Exceptions to the Rule

Chapter six of the book “Freedom for the Thought We Hate” by Anthony Lewis describes to what extent journalists are protected from having to name their sources before a grand jury.  Most conversation surrounding the first amendment pertains to who gets to talk about what in society. This chapter presented an interesting question about who doesn’t have to talk.  The main idea behind allowing reporters to keep their sources anonymous is to allow them to gain valuable information without having to do so at the expense of a source or whistleblower.  If sources of highly sought out information were left with no protection for anonymity then it is possible they would never come forward. This is known as a “chilling effect” and the same thing interestingly comes up a lot around the topic of libel, parody, and satire and the first amendment.

In contrast to shield laws that protect people from having to speak, the supreme court case “Hustler Magazine v. Falwell”  revolves around an important question about who is able to talk about whom and in what manner?  Caricature, parody, and satire are all forms of speech protected by the first amendment under certain terms that have evolved over time.  President Donald Trump has publicly criticised a number of satirical news outlets for parody and satirical news about him and his administration.  The most significant example of this has been Trump’s fury with SNL since his campaign really began to pick up in 2015. Since SNL, specifically Alec Baldwin, has been doing using parody and satire to do skits impersonating Trump, he has expressed his personal outrage about these “attacks” publicly on Twitter.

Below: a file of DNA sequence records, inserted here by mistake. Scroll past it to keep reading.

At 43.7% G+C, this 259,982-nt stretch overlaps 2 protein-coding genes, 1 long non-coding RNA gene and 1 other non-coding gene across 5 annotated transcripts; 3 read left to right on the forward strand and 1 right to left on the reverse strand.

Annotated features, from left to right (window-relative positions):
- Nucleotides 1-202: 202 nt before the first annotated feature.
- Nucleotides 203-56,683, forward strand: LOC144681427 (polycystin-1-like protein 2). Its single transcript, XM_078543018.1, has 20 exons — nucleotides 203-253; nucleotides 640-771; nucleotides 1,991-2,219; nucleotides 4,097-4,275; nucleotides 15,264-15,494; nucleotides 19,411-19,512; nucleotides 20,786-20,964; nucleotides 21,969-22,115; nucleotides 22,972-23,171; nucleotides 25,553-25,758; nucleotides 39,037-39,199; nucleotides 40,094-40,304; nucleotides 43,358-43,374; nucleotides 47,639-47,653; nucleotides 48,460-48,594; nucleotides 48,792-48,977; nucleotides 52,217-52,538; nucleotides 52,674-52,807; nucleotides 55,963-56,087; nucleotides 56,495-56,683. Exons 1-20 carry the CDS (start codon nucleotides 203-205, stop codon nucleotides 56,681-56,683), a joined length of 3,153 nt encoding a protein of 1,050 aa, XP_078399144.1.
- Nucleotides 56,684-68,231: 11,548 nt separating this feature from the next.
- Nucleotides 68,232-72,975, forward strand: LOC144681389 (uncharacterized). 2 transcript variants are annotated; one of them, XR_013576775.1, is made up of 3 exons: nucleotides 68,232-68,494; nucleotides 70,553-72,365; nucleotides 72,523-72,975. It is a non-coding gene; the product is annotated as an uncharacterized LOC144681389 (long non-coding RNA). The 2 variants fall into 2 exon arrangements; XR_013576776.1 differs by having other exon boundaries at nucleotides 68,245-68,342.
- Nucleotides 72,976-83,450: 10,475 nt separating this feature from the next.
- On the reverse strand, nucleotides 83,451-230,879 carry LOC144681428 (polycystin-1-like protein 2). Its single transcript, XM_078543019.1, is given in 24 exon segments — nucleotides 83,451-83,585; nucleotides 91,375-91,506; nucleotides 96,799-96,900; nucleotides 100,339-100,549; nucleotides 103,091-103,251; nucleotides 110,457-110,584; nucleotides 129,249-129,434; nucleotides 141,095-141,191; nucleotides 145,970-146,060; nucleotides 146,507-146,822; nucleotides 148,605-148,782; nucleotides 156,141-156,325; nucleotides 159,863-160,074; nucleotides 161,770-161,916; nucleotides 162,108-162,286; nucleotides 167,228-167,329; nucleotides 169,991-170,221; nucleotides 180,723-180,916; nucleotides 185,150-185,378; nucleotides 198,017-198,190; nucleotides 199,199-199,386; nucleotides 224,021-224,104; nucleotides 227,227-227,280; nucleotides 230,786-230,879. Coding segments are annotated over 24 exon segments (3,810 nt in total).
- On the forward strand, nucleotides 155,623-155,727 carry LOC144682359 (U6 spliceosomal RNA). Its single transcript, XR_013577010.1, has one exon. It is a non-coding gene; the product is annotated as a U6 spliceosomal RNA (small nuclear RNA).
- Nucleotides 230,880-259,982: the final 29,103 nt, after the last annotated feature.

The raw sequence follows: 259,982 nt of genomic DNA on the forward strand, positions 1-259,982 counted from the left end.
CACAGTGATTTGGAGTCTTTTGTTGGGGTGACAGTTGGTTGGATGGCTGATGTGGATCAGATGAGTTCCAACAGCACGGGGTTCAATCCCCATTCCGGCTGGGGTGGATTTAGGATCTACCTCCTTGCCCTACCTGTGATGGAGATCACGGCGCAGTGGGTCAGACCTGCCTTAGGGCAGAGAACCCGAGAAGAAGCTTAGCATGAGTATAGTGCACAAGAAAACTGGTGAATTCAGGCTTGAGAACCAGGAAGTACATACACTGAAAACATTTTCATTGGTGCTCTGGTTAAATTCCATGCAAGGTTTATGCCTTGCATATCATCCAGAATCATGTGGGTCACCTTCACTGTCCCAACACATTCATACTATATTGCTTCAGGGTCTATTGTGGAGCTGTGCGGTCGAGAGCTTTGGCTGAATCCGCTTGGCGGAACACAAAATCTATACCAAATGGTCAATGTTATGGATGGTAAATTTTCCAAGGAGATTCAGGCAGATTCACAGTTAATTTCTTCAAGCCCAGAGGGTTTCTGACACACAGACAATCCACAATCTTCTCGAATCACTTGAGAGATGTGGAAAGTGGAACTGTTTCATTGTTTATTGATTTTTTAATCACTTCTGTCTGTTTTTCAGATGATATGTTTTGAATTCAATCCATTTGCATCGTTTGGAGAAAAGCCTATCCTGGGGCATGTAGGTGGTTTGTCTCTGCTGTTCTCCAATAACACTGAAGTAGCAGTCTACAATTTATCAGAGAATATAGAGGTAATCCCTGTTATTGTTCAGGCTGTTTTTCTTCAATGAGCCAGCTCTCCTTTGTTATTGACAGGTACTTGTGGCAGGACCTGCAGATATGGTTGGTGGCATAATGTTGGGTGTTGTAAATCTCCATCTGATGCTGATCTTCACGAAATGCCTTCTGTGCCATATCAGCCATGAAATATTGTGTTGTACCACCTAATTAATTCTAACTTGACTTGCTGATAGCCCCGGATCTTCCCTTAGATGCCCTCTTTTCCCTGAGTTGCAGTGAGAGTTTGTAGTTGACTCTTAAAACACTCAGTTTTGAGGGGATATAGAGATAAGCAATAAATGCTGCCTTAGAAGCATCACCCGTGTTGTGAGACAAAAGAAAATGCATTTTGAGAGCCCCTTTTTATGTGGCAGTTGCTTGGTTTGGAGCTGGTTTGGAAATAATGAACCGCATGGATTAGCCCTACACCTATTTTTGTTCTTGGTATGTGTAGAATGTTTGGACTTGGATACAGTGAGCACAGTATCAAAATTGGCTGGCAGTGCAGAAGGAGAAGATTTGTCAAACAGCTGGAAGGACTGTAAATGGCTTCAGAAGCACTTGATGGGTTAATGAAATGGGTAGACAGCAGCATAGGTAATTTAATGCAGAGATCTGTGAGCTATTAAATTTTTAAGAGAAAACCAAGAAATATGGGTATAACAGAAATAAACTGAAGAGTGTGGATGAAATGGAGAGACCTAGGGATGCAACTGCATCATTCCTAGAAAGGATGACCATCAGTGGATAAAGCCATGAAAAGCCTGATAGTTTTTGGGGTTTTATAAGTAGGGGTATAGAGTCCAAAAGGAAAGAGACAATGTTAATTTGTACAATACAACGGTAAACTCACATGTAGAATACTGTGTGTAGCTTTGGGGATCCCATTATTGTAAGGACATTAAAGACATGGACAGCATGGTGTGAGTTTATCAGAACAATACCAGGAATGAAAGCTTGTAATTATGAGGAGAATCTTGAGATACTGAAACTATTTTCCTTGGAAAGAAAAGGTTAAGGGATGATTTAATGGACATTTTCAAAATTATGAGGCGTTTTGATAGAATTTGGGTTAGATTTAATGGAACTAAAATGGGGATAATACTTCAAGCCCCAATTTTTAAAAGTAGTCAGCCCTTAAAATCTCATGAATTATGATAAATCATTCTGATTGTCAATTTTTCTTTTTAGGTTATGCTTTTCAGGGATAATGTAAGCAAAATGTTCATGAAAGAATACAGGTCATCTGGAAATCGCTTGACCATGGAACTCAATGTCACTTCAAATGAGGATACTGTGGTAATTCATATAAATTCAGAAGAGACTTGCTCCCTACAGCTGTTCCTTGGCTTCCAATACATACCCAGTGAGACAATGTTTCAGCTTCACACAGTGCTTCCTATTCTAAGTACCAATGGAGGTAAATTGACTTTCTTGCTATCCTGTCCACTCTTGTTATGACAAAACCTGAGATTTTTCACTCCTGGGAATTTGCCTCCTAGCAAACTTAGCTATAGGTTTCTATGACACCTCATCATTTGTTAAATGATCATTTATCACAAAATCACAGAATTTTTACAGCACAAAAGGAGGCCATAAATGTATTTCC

While this example is from Twitter it is not a stand alone “call out.”  Trump has spent his entire campaign and presidency calling out “the media”, identifying mainstream, and left-wing media outlets as primary contributors to the causal root of dissatisfaction his base has with their lives and the country. The reason this current example of Trump is so pertinent to the Supreme Court case “Hustler Magazine v. Falwell”  is that without the president of the courts 8-0 ruling in favor of the Hustler Magazine publication, there would be a heightened level of uncertainty surrounding entertainment programs and publications rights and protections from direct Presidential “retribution” or other formal legal punishment.  

What the ruling of “Hustler Magazine v. Falwell” did was establish a protection for — without this president and a public figure as powerful and outspoken as President Donald Trump, any one who offends a public leader by making fun of them could face legal consequences and effectively be silenced.  Arguably, the court ruled unanimously in the case of Hustler v. Falwell for this exact reason: to protect public conversation about public figures from a potential “chilling effect” that a vengeful public figure such as President Trump could elicit.  

Both Branzburg v. Hayes (1972) and Hustler Magazine (1983) influenced ways the “underdogs” of society are protected to be able to speak up and also how the first amendment extends to protect people who might be vulnerable from having to reveal how and from whom their information came from.  It is fascinating to think about all of the ways in which the first amendment serves as a powerful equalizing force in our democracy on an everyday basis we might take for granted.   

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